Rochelle’s apartment has four bedrooms, but no place is conducive to studying or learning.  There is very little light for reading, and flat surfaces are covered with clothing and other possessions.  The computer has its own corner, and the television, as in many homes, is the focal point of the living room.  When Rochelle came to my house for her weekly interview the next morning I asked her where the children did their homework.  “On the dining room table,” Rochelle said.  That wasn’t really available the day I was there because it was piled with clothing.  Four people plus a visiting grandmother can turn an apartment into a mess very quickly.  I mentioned the fact that Kalinda didn’t really understand that multiplication required, especially at the beginning, just memorization.  “She has trouble with her memory,” Rochelle told me.  This child has been diagnosed with learning problems, but I suggested if she had no problem memorizing 4×5 (and she doesn’t), she could memorize 8×9.  “Just use the flash cards,” I said, and offered to spend time working on flash cards with Kalinda.    Rochelle nodded, but Rochelle had no support at all when she was in school and doesn’t see how crucial that support could be to a child who is struggling in school.   “I just don’t have the patience,” she again told me. The coming academic year will not be easy for Kalinda.  She starts at a new school, and she can’t handle multiplication.  The youngest two children also seem eager to learn.  They have done well in school so far, but I fear for the future.

I wasn’t surprised by the difficult environment for learning I found in Rochelle’s apartment, except that Rochelle had not described it to me that way.  Rochelle has never experienced a supportive learning environment herself, so she doesn’t recognize the problems her apartment presents to her children.  After all, she has provided her children with a secure and relatively comfortable home, something that was entirely missing from her own childhood.  Education may be a key to finding the way out of poverty, but the obstacles blocking educational achievement are huge from the earliest years of childhood.  The lack of money in a poor household is one thing, but if one has lived in the culture of poverty for generations, as Rochelle has, the key is very difficult to find.

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Problems on the Horizon

images-1Rochelle’s world has been somewhat problem-free for over a month.  It has been the longest problem-free time since I have been interviewing her, and it did made me wonder what the next crisis would be.  I didn’t have to wait long to find out because she mentioned it last Tuesday during our interview.  The problem looming in the future surprised me since I didn’t even realize it was on the horizon.  She started the interview by mentioning that she was recently called by a city constable who wanted to serve her with notice from a debt collector.  She recognized the phone number as one she often had to call when relatives had jail problems.  “Well, I’ve used that number enough to recognize the beginning numbers,” she told me.  “At first I wasn’t going to call back, but they have my address and phone number, and now they’ll come looking for me.”  The constable wanted to serve her with notice on a long-ago defaulted debt.  A debt she had forgotten about and thought would never be a problem again.  Rochelle called and set up a payment plan; she had decided this would be cheaper than having to pay court costs later on.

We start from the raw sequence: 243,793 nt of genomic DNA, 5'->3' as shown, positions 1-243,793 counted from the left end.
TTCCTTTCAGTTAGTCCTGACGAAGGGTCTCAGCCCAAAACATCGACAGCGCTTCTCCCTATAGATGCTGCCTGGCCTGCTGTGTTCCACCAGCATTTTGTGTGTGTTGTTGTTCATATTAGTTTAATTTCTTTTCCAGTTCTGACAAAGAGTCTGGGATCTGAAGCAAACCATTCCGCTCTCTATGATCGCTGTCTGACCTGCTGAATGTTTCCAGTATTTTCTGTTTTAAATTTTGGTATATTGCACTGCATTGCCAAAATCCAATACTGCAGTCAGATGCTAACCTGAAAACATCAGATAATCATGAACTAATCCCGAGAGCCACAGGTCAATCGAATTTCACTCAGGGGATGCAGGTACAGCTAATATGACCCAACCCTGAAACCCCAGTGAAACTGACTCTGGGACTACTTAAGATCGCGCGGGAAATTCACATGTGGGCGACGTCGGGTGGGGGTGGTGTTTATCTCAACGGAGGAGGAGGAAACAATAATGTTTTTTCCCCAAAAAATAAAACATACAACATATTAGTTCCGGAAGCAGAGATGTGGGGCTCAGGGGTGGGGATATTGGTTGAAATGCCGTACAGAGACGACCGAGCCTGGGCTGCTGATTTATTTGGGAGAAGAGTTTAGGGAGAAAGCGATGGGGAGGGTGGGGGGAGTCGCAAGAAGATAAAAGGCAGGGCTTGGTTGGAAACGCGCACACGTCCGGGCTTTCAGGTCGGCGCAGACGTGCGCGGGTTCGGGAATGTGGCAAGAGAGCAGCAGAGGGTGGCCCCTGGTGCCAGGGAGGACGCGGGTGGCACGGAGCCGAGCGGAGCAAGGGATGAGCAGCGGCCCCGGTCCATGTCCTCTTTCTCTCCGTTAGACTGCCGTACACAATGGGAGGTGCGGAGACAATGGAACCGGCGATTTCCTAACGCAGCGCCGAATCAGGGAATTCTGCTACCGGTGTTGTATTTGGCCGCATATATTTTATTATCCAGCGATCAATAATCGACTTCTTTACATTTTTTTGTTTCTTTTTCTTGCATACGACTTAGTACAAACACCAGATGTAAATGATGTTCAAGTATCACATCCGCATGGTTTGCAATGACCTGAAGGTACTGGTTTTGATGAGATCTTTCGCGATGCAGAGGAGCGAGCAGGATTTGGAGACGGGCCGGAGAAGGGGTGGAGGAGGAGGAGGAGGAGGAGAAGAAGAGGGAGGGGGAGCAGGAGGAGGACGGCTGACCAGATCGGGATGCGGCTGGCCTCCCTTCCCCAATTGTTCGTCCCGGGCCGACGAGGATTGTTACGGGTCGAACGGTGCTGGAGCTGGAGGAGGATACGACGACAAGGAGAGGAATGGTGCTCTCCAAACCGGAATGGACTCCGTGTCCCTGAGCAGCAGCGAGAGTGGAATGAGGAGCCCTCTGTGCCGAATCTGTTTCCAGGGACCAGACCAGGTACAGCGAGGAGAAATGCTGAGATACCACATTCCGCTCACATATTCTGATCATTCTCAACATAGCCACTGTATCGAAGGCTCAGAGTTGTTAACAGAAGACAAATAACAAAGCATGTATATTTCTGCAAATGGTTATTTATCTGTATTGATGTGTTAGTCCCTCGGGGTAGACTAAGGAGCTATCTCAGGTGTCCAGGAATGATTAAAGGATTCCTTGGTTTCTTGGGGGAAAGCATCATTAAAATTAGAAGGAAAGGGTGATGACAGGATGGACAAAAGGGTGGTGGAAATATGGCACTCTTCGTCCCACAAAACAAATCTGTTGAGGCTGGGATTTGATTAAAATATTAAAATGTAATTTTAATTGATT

The newly discovered debt did present a new financial difficulty, but then she mentioned something that could indeed become a serious problem down the line.  “I think I’ll probably have to move in January,” she told me.  “Why?” I asked.  “Your children are in school and a disruption and change of schools will be hard on them.”  The conversation about the constable had started her thinking about her uncle.  “Jerome is getting out of prison in January,” she said.  I asked where he was going to stay, and that brought up the problem.  “He probably thinks he’s going to stay with me,” she sighed.  Jerome had stayed with her before, though she isn’t supposed to have roommates when she is receiving Section 8 government assistance.  Jerome had helped with babysitting then, but he always goes back to drug dealing and is not a good influence on her children.  Rochelle thinks moving to a neighboring town will make it impossible for him to stay with her since he won’t have a car.  Her new job is less than a mile from where she now lives, and the children have been going to the same school for the last four years.  The town she mentioned moving to would require more for gas money and has heavy commuter traffic to her work.  The town is also not near any of the services she uses since it is in an entirely different county.  We talked about this for a bit.  I suggested she just tell him he couldn’t move in.  Jerome is her mother’s brother, however, and Rochelle knows many people put her up when she was a child and had nowhere to stay.  She has often let people stay with her for that reason, but Jerome isn’t a child.  He is 49 and does not seem to be changing his ways.